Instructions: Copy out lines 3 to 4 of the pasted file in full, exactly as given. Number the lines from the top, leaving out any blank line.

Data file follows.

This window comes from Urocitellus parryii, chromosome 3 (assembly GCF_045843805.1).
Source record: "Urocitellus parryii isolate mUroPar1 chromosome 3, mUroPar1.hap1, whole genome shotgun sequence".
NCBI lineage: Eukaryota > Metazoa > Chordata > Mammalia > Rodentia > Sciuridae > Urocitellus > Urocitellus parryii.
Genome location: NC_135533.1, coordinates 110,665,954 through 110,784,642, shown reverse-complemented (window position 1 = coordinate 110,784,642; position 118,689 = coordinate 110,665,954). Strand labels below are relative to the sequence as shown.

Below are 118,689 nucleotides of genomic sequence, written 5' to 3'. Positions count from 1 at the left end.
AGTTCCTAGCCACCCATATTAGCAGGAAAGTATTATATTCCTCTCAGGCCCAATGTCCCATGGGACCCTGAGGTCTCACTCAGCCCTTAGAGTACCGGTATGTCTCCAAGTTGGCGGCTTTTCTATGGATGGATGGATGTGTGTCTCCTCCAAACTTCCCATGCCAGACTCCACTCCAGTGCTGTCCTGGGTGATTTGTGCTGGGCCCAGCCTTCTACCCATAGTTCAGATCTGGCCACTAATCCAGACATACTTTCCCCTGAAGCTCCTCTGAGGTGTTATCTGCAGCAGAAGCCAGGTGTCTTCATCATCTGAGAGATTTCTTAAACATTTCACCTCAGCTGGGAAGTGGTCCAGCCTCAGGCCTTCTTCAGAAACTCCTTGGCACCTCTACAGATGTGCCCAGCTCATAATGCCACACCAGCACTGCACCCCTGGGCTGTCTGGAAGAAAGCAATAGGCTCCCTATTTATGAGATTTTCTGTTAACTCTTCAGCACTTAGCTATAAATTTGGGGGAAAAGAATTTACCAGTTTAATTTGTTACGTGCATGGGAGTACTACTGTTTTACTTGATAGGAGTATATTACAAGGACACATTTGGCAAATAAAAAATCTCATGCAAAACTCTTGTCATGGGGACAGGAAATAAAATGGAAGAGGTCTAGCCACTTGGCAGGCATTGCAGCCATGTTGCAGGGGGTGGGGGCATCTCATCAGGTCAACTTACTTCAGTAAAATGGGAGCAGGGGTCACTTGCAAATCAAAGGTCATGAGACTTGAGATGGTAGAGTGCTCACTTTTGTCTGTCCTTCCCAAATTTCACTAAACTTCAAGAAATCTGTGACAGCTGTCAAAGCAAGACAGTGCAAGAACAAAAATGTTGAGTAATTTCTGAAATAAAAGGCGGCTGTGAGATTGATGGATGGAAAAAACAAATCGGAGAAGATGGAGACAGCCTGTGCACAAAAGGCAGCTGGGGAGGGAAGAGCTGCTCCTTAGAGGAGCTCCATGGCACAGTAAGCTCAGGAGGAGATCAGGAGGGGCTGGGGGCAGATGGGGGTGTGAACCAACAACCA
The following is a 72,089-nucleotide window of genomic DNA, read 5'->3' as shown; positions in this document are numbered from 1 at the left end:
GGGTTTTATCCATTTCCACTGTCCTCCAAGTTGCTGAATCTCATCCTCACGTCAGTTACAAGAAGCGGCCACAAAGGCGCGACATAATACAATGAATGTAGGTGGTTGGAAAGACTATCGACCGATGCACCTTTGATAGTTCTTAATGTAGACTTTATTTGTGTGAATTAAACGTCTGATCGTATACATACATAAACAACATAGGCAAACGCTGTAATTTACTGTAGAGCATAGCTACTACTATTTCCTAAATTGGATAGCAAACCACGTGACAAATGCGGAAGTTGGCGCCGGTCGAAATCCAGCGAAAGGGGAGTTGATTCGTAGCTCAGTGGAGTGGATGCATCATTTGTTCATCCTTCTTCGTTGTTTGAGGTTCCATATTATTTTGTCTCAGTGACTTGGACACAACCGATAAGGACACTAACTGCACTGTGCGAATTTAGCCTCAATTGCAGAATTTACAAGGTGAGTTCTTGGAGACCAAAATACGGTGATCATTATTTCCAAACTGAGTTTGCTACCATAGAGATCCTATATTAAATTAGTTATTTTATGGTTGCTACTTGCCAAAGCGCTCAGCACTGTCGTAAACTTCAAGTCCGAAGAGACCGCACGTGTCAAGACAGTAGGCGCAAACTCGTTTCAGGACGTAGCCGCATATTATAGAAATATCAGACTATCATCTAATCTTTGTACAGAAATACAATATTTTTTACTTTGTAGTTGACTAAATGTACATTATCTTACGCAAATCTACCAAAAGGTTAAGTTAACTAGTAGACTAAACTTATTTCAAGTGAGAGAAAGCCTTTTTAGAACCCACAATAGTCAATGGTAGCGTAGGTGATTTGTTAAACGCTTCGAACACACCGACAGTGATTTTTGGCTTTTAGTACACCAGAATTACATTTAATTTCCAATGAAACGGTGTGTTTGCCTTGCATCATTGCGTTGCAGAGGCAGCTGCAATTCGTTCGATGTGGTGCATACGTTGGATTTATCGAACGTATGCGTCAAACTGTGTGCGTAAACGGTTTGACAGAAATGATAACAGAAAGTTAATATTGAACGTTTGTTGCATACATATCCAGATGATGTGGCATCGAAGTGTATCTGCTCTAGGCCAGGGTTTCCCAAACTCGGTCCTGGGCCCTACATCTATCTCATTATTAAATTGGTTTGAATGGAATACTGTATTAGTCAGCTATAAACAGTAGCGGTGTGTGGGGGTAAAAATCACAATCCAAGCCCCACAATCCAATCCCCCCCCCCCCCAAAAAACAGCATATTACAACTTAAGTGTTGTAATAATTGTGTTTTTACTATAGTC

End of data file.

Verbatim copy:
NCBI lineage: Eukaryota > Metazoa > Chordata > Mammalia > Rodentia > Sciuridae > Urocitellus > Urocitellus parryii.
Genome location: NC_135533.1, coordinates 110,665,954 through 110,784,642, shown reverse-complemented (window position 1 = coordinate 110,784,642; position 118,689 = coordinate 110,665,954). Strand labels below are relative to the sequence as shown.